Foreign Direct Investment, Exchange Rate, and Their Roles in Economic Growth of Developing Countries: Empirical Evidence from Kazakhstan

By Lee, Jung-Wan; Baimukhamedova, Gulzada et al. | Journal of International Business Research, July 1, 2010 | Go to article overview

Foreign Direct Investment, Exchange Rate, and Their Roles in Economic Growth of Developing Countries: Empirical Evidence from Kazakhstan


Lee, Jung-Wan, Baimukhamedova, Gulzada, Akhmetova, Sharzada, Journal of International Business Research


ABSTRACT

This paper investigates the relationship between foreign direct investment (FDI) inflows, exchange rate, and economic growth of a developing country, and their effects on major economic activities in the nation. This paper examines macroeconomic activity variables of gross domestic product, fixed capital investment, employment ratio, retail trade turnover, industrial production, FDI inflows, and dollar exchange rate as a control variable. The macroeconomic activity statistics of ten calendar years (1997-2006) of Kazakhstan were analyzed by using a multivariate regression model with weighted least squares estimates.

The results indicate that FDI has a minimum or statistically insignificant impact on GDP growth of Kazakhstan. The paper argues that a resource-seeking FDI has a minimal effect on improving the economic growth of developing countries. In other words, the resource-seeking FDI might have a minimal effect on achieving economic growth and national competitiveness of host countries, but not as much as manufacturing-based FDI does. Finally, this paper suggest policymakers of Kazakhstan should consider strategic goals of FDI to maximize its benefits into the economy.

KEYWORDS: foreign direct investment, economic growth, gross domestic product, industrial production, exchange rate, retail trade turnover, employment, multinational enterprises, national competitiveness, Kazakhstan

INTRODUCTION

Porter (199Oa) proposed the national competitiveness "diamond" model and applied this method to consider a wide range of reasons as to why some nations can gain competitive advantages in international markets. He presented four factors that determine the creation of a nation's competitive advantages: factor conditions, demand conditions, relevant and supporting industries, and firm strategy and structure. Porter further discussed the four stages of competitive development: factor-driven, investment-driven, innovation-driven, and wealth-driven stages. Consequently, countries pass through these four stages in creating competitive advantage of the nation and in enhancing economic prosperity. However, this model has been criticized due to the inapplicability of the model to small and developing economies, and its overlooking the roles of multinational enterprises (MNEs) and foreign direct investment (FDI). Professor Porter did acknowledge the fact that, at least for developing countries, foreign owned MNEs may serve to seed industrial clusters and thus contribute to the upgrading of the national diamond.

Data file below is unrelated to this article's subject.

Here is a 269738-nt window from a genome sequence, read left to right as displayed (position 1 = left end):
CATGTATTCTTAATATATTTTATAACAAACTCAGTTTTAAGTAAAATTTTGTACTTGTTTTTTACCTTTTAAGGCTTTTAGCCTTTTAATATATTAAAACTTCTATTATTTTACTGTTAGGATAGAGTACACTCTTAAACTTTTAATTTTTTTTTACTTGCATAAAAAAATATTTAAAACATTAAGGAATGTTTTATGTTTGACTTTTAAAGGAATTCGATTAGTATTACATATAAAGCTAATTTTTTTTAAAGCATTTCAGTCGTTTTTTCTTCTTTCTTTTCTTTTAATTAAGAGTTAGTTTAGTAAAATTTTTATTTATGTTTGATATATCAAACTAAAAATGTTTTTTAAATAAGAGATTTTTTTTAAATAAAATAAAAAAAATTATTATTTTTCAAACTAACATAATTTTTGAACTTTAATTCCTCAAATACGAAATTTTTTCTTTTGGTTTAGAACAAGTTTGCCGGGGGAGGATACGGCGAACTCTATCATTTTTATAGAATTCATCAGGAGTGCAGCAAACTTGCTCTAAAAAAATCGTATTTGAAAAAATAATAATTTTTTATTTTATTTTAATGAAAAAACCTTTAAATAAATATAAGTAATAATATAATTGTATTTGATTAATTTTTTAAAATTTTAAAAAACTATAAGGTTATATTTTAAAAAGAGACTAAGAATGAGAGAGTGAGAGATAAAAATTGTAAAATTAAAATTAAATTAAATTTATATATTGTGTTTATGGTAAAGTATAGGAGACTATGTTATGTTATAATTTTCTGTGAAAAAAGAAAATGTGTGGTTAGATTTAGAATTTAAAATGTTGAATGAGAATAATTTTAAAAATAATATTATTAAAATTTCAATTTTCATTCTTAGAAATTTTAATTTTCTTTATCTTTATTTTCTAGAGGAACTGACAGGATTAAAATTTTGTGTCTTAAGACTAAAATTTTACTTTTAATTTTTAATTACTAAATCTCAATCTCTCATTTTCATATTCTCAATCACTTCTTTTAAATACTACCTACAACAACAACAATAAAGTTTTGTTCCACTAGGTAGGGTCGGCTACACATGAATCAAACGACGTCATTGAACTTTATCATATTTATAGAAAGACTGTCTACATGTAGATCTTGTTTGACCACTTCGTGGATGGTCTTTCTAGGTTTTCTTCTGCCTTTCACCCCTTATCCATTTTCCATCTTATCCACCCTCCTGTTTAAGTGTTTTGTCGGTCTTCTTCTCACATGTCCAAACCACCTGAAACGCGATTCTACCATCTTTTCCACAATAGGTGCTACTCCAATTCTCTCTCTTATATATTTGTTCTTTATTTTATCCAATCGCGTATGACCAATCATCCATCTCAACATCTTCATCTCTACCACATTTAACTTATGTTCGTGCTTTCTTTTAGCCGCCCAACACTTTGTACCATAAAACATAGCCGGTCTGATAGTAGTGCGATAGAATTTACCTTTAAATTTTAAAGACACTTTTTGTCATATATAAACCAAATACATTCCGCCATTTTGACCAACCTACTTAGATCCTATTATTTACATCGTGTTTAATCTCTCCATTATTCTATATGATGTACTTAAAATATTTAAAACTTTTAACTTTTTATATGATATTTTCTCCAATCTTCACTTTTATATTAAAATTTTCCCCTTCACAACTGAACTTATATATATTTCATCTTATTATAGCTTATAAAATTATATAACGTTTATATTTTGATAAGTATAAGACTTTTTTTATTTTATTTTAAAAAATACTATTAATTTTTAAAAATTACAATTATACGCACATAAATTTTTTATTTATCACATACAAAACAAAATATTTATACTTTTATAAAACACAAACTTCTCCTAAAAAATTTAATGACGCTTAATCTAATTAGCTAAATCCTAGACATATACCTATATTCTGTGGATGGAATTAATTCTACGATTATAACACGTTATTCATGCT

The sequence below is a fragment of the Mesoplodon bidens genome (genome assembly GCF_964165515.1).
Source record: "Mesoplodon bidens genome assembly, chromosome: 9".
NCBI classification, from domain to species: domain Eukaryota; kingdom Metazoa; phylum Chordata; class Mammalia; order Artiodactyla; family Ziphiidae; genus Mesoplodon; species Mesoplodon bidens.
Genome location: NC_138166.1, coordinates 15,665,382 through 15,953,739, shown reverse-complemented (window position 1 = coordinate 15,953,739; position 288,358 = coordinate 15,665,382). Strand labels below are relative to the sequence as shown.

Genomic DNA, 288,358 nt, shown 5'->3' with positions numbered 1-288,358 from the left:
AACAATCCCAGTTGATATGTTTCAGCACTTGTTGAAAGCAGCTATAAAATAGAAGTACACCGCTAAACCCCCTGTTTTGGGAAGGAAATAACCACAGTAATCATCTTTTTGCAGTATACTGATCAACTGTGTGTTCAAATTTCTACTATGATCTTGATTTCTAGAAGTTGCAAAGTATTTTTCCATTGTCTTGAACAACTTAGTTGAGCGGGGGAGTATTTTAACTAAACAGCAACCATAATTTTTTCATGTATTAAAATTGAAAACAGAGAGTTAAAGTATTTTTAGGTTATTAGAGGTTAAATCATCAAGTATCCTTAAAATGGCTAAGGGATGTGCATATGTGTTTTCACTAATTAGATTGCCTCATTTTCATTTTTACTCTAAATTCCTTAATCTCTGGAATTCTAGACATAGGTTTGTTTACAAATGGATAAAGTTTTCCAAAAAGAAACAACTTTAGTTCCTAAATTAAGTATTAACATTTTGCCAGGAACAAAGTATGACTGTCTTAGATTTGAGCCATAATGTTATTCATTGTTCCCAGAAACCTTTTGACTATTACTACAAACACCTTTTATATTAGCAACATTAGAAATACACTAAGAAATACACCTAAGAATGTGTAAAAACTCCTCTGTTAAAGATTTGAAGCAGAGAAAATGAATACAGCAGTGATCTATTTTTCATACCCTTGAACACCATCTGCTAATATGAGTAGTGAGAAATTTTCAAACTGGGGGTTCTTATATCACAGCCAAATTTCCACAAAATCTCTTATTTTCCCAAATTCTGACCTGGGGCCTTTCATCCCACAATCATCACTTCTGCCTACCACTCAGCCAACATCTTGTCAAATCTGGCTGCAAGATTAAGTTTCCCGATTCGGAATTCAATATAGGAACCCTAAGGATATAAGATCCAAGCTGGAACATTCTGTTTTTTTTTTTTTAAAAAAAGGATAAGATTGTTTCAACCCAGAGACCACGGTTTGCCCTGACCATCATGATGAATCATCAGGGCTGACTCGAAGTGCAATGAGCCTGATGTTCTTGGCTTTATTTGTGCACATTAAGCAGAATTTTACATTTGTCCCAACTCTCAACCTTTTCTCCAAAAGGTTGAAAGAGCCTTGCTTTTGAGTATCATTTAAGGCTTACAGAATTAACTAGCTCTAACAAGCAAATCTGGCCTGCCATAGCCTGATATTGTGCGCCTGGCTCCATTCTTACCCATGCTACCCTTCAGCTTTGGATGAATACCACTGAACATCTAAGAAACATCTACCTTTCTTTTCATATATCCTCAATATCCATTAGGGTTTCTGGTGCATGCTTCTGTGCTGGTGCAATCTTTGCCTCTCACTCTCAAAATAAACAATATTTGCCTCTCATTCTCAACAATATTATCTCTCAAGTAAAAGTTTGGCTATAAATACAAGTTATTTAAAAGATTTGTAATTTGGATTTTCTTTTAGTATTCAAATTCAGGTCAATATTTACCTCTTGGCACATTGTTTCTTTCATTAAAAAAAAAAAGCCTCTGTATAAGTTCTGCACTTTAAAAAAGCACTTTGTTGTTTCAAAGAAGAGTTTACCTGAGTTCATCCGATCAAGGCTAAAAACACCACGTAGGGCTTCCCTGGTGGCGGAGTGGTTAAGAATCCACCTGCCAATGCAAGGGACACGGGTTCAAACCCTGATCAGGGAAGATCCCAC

Nevertheless, the notion of national competitiveness is debatable (see Thompson, 2004). Porter ( 1 99Oa, 1 99Ob) argued that the national competitiveness of a nation may not rely on the whole economy, but in specific industries. Such understanding emphasizes the distinct strengths of individual industries in leading industrial countries and their corresponding arrangement of national clusters in these industries. These patterns of industry specialization are well illustrated by the business profiles of the United States, Japan, and Germany. The United States appears to be strong, primarily in high-technology industries, especially information technology, life sciences, and in a number of service industries such as management consulting, financial services, and motion pictures. Japan has been particularly strong in the design and complex assembly manufacturing of consumer electronics, cameras, photocopiers, machine tools, and cars. The competitive advantage of Germany is quite similar to that of the Japanese profile, although it is particularly strong in the areas of design, manufacture and distribution of a variety of industries such as machinery, cars, and chemicals.

A brief overview of the above industry-specific competitive advantages highlights the significance of the concept of national competitiveness, however, this national competitiveness concept can be seen to indicate that the performance of firms can be related back toward the national conditions within which these firms operate (see Caspar, 2000; Haake, 2002).

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